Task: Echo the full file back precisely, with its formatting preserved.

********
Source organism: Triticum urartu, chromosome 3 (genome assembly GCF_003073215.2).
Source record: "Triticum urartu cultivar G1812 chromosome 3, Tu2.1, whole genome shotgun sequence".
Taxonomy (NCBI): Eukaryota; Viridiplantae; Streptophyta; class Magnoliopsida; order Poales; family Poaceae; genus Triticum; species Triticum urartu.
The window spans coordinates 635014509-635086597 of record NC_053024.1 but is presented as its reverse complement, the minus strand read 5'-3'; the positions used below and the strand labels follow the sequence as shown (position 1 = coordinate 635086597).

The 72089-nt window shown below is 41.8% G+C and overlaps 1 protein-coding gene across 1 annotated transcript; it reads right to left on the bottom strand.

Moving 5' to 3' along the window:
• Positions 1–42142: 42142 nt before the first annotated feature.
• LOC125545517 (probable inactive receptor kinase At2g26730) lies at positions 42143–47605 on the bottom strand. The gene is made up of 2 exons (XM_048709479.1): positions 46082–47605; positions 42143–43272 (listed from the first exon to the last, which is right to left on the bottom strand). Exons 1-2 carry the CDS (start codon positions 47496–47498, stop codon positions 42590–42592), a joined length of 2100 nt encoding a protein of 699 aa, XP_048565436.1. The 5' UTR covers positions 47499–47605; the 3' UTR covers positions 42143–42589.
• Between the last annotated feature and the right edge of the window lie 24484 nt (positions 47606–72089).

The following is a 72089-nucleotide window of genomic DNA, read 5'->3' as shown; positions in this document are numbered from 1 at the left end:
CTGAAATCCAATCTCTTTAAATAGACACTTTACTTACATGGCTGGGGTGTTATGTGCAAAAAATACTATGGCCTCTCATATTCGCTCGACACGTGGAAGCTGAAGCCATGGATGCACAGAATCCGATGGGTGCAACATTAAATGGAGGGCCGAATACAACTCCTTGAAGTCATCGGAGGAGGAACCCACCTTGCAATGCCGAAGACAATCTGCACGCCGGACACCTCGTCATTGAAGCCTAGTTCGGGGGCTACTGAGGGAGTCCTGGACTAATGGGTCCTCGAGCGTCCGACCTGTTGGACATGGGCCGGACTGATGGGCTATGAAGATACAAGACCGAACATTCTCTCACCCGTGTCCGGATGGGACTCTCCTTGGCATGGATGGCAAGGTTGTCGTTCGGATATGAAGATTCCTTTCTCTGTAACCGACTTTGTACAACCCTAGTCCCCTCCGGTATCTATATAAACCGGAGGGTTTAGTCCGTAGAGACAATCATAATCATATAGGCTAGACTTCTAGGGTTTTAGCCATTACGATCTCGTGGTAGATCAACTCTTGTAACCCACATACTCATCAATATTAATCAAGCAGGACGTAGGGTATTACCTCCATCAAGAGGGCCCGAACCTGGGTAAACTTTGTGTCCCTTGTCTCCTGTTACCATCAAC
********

Source organism: Triticum urartu, chromosome 3 (genome assembly GCF_003073215.2).
Source record: "Triticum urartu cultivar G1812 chromosome 3, Tu2.1, whole genome shotgun sequence".
Taxonomy (NCBI): Eukaryota; Viridiplantae; Streptophyta; class Magnoliopsida; order Poales; family Poaceae; genus Triticum; species Triticum urartu.
The window spans coordinates 635014509-635086597 of record NC_053024.1 but is presented as its reverse complement, the minus strand read 5'-3'; the positions used below and the strand labels follow the sequence as shown (position 1 = coordinate 635086597).

The 72089-nt window shown below is 41.8% G+C and overlaps 1 protein-coding gene across 1 annotated transcript; it reads right to left on the bottom strand.

Moving 5' to 3' along the window:
• Positions 1–42142: 42142 nt before the first annotated feature.
• LOC125545517 (probable inactive receptor kinase At2g26730) lies at positions 42143–47605 on the bottom strand. The gene is made up of 2 exons (XM_048709479.1): positions 46082–47605; positions 42143–43272 (listed from the first exon to the last, which is right to left on the bottom strand). Exons 1-2 carry the CDS (start codon positions 47496–47498, stop codon positions 42590–42592), a joined length of 2100 nt encoding a protein of 699 aa, XP_048565436.1. The 5' UTR covers positions 47499–47605; the 3' UTR covers positions 42143–42589.
• Between the last annotated feature and the right edge of the window lie 24484 nt (positions 47606–72089).

The following is a 72089-nucleotide window of genomic DNA, read 5'->3' as shown; positions in this document are numbered from 1 at the left end:
CTGAAATCCAATCTCTTTAAATAGACACTTTACTTACATGGCTGGGGTGTTATGTGCAAAAAATACTATGGCCTCTCATATTCGCTCGACACGTGGAAGCTGAAGCCATGGATGCACAGAATCCGATGGGTGCAACATTAAATGGAGGGCCGAATACAACTCCTTGAAGTCATCGGAGGAGGAACCCACCTTGCAATGCCGAAGACAATCTGCACGCCGGACACCTCGTCATTGAAGCCTAGTTCGGGGGCTACTGAGGGAGTCCTGGACTAATGGGTCCTCGAGCGTCCGACCTGTTGGACATGGGCCGGACTGATGGGCTATGAAGATACAAGACCGAACATTCTCTCACCCGTGTCCGGATGGGACTCTCCTTGGCATGGATGGCAAGGTTGTCGTTCGGATATGAAGATTCCTTTCTCTGTAACCGACTTTGTACAACCCTAGTCCCCTCCGGTATCTATATAAACCGGAGGGTTTAGTCCGTAGAGACAATCATAATCATATAGGCTAGACTTCTAGGGTTTTAGCCATTACGATCTCGTGGTAGATCAACTCTTGTAACCCACATACTCATCAATATTAATCAAGCAGGACGTAGGGTATTACCTCCATCAAGAGGGCCCGAACCTGGGTAAACTTTGTGTCCCTTGTCTCCTGTTACCATCAAC